Blockchain technology in action: what are major companies currently doing?
Blockchain technology can be used to verify the origins and route of food and beverage ingredients to improve transparency for consumers. The Dutch supermarket chain Albert Heijn is tracking the supply chain of their own-label orange juice using a private blockchain. Consumers can scan a QR code on the packaging with their smartphone and see the route the oranges travelled from the orange groves in Brazil to the supermarkets in the Netherlands.
Albert Heijn traces oranges using blockchain technology
Facilitating B2B payments is an important use case of blockchain as the technology can simplify, secure and expedite the payment process, while reducing intermediary costs and risks. In May 2018, Cargill and a global bank completed the world’s first commercial trade-finance transaction using a single, shared digital blockchain-enabled application, rather than multiple systems, which minimised the time taken to complete the transaction and the paper trail.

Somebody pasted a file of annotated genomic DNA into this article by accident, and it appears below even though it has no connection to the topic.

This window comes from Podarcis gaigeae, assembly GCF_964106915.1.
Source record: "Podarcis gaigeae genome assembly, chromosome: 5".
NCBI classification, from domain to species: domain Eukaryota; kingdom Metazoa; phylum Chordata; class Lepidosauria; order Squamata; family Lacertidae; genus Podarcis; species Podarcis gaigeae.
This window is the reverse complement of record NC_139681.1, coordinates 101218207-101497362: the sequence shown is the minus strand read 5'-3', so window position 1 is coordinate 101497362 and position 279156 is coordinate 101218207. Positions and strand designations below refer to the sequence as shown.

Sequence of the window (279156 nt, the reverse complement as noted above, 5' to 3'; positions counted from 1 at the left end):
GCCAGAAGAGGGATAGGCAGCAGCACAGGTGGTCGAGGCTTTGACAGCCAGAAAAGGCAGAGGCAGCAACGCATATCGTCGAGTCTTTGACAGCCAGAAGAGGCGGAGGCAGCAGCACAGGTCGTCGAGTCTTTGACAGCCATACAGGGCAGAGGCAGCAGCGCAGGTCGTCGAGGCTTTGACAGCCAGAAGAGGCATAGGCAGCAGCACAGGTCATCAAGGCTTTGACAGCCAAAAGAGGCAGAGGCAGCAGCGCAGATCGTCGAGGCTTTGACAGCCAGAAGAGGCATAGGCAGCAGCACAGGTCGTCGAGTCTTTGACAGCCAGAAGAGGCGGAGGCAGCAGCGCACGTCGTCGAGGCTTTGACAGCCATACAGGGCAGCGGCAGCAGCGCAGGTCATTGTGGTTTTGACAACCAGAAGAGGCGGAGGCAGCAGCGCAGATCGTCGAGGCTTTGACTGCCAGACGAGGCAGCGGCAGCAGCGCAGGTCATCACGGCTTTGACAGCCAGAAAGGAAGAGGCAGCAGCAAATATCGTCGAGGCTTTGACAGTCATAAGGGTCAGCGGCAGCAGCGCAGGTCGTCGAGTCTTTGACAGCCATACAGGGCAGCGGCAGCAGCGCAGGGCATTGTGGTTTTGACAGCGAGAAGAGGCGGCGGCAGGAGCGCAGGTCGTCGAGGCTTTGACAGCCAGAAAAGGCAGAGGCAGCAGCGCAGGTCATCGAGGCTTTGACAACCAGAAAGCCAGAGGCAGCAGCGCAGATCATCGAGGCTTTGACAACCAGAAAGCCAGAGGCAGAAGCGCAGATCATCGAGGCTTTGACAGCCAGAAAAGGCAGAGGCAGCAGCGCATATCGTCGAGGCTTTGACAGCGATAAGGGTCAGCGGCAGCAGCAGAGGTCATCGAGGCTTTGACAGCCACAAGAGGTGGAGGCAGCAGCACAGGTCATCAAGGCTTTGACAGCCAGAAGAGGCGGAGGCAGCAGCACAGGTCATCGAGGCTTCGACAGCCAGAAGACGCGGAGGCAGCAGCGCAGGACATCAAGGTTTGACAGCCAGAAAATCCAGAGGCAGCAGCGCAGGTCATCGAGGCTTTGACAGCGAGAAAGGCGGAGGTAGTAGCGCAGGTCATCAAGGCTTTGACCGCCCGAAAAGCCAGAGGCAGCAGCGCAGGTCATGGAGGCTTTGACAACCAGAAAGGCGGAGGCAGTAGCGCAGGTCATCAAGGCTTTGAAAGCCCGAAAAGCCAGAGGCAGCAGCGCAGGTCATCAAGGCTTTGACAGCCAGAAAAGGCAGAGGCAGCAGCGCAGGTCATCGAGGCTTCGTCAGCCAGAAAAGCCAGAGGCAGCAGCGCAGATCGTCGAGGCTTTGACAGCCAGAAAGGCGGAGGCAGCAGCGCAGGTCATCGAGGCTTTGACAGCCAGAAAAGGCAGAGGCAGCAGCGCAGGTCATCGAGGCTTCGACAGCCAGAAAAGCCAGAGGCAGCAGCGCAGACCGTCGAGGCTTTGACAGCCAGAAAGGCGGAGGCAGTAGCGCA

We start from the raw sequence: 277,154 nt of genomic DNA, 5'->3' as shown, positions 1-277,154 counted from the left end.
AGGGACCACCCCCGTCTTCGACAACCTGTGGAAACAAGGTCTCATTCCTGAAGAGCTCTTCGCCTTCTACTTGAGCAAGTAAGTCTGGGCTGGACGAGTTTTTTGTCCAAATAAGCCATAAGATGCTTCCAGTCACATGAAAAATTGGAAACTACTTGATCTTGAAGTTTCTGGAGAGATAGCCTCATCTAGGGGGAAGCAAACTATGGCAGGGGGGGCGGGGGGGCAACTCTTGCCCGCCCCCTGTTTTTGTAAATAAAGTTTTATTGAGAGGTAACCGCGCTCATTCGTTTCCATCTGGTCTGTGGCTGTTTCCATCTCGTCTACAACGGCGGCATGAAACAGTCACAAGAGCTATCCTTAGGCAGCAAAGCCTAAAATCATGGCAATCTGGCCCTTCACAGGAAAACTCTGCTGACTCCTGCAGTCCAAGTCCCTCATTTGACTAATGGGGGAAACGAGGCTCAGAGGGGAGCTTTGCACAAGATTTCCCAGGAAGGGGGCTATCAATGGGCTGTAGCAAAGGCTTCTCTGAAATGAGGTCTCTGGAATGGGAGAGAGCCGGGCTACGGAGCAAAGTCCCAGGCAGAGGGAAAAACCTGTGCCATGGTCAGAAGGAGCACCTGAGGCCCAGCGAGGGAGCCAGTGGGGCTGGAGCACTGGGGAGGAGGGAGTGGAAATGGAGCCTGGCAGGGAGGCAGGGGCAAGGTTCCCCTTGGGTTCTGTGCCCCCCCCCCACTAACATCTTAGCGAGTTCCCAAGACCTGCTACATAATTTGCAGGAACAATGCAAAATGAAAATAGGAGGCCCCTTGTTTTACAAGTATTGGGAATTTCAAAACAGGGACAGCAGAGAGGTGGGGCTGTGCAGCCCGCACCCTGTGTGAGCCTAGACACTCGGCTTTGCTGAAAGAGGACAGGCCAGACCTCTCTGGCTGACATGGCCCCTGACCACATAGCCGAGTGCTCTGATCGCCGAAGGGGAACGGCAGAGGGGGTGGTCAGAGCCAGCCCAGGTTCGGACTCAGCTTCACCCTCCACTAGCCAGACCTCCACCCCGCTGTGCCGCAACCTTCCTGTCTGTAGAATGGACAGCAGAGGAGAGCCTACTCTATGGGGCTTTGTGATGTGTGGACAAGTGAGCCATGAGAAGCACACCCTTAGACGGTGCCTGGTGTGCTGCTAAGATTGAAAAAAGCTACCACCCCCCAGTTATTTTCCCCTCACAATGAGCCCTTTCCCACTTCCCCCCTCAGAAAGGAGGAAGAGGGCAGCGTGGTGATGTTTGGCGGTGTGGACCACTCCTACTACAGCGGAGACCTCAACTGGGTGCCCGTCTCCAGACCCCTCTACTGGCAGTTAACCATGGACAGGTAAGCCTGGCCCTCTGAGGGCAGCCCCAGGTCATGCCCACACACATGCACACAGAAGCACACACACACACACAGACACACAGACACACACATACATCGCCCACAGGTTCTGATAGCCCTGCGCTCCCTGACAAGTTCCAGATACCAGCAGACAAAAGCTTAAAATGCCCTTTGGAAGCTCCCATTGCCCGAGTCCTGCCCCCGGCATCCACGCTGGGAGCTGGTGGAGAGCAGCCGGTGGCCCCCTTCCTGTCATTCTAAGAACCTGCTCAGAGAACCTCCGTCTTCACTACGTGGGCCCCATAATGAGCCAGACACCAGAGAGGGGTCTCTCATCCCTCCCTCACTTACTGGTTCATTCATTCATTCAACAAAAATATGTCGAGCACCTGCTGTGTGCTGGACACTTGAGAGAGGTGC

Cargill completes a trade-finance deal using a single blockchain system
In 2018, Deloitte Netherlands opened BlockCenter, the Blockchain Center of Expertise, a cross-functional center where our experts from tax, legal, risk, audit and consulting come together. The Deloitte Blockchain Lab in Dublin is spearheading the deployment of blockchain in the European, Middle Eastern and African regions.
Deloitte is one of the partners of the annual Odyssey Hackathon, the world’s largest blockchain hackathon. Over the course of the weekend participants can develop a proof of concept with a team. It’s quite an easy way for any consumer products company to figure out if a blockchain application is the solution to their problem.